Leonard (Mark Rylance) runs a quiet tailor shop in '50s Chicago with Mable (Zoey Deutch) that also serves a drop-off point for a local crime syndicate fronted by Richie (Dylan O'Brien), Francis (Johnny Flynn) and mob boss Roy Boyle (Simon Russell Beale). When Richie is shot and brought to the shop during the night, the carefully constructed arrangement begins to unravel...
Seeing as how there's another movie in cinemas this week where organised groups of besuited men fight each other in a mid-century setting, you'd be forgiven for thinking 'The Outfit' is poor counterprogramming. Yet, from its opening narration and Mark Rylance's calm, considered demeanour, you know 'The Outfit' is reaching for something that's altogether absent in most multiplexes and cinemas. It's not that it's stylish or even that it's classy, but rather that it's a movie that acknowledges its own limitations. It's a movie about craft and workmanship, even if it's about doing something not entirely legal.
Mark Rylance's central performance is what guides 'The Outfit', and you can really see how his younger screen partners - Dylan O'Brien, Zoey Deutch, Johnny Flynn to a certain extent - are really in awe of his presence and trying to keep pace with him. Rylance's performances, whether it's as a courtier for Henry VIII in 'Wolf Hall' or as a KGB agent in 'Bridge of Spies', are often very subtle affairs. An eyebrow furrowed or a small wave of his hand is completely considered, which is why him playing a cutter - not a tailor, which he describes in disparaging terms - makes complete sense. Every gesture serves a purpose and moves in concert with the final product.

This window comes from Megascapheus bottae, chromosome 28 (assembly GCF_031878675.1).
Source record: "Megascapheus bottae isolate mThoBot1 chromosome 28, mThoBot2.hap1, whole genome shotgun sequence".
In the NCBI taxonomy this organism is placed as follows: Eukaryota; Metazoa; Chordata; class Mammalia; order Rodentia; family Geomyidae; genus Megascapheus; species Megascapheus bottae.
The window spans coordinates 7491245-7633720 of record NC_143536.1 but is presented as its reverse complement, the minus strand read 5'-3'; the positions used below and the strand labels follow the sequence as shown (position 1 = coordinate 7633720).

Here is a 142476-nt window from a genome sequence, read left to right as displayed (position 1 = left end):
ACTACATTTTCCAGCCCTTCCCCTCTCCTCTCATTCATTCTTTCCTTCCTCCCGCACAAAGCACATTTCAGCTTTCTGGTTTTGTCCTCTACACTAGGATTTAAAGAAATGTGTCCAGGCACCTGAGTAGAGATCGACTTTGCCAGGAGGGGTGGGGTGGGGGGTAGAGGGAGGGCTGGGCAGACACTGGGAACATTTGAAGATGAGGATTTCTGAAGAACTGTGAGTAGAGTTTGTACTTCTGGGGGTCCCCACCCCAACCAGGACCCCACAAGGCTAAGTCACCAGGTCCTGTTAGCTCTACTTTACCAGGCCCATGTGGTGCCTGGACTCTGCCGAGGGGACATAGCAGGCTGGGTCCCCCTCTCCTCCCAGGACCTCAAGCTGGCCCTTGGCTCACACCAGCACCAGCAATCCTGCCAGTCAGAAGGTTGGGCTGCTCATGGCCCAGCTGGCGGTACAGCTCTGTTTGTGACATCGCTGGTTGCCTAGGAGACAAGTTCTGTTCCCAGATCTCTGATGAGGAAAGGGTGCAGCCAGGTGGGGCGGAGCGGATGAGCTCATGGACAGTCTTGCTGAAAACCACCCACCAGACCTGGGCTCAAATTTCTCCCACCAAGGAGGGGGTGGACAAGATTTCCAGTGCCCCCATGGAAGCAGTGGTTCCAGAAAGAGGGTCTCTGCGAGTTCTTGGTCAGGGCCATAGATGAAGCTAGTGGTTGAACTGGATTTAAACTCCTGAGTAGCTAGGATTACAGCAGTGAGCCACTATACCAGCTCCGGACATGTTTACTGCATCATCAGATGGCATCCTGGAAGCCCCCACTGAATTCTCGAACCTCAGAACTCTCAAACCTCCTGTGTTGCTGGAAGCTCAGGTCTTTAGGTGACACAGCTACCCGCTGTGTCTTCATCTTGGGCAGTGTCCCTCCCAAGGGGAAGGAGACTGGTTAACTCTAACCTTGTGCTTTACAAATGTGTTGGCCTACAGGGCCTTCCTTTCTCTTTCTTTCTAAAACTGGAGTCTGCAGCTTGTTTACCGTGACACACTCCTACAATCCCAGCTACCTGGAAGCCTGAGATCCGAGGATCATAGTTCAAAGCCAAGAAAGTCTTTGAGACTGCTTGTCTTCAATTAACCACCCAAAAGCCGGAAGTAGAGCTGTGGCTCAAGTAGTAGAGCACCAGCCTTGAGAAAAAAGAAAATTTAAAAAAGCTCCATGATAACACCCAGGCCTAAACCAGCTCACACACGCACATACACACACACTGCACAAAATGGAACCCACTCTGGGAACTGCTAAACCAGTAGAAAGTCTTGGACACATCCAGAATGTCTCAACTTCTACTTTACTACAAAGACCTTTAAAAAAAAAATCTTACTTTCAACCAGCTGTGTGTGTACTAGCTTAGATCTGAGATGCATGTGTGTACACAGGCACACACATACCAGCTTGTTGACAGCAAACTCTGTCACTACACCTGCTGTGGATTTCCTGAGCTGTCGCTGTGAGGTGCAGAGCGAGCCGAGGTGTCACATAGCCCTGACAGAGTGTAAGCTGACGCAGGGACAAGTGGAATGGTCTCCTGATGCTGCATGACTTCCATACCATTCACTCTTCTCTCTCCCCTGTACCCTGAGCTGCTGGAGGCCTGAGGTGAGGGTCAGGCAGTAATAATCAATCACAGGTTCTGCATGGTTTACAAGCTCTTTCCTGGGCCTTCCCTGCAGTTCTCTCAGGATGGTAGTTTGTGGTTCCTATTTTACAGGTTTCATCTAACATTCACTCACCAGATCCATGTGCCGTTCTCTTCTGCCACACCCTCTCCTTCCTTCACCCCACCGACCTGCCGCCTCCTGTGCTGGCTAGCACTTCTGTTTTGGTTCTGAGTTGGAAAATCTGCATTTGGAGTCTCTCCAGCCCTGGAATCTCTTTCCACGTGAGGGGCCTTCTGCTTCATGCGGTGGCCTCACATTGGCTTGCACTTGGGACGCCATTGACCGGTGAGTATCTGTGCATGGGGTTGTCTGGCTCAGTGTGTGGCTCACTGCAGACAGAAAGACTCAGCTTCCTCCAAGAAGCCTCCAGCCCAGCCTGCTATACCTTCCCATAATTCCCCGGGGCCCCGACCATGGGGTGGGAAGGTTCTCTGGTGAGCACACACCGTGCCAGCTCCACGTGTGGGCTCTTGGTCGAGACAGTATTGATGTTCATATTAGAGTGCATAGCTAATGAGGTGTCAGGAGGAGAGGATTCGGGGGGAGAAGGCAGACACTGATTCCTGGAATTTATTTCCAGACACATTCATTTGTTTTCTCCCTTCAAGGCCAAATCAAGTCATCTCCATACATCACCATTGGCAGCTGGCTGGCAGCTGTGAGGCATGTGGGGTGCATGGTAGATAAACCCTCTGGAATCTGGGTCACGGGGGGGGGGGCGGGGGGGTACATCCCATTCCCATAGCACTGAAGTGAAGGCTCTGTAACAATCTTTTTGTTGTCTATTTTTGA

Yet, for all of the strong casting choices, 'The Outfit' does feel somewhat baggy in places. Though it's all contained and fitted into a tailor's shop in '50s Chicago, first-time director Graham Moore and co-writer Jonathan McClain do seem to spend much too long spreading out scenes to allow for a theatrical speech to occur. It gets pretty ridiculous in parts, particularly towards a rare thrilling moment towards the end that pauses the tension just so Rylance's character can get into position. Moreover, when the story is tied into one room or one place, there really should be something more inventive in its camera movements and language. Instead, Moore opts for some pretty standard shots and visuals, choosing safe and traditional over anything flashy or vibrant.
That's not necessarily a complaint, as it wouldn't make sense to have 'The Outfit' shot in any other way, but it does highlight its limitations. In spite of this, 'The Outfit' is a classy little crime drama. While it may lean somewhat too heavily on its cast to elevate the rote nature of the script and setting, it still works remarkably well as a showcase of everyone's talents.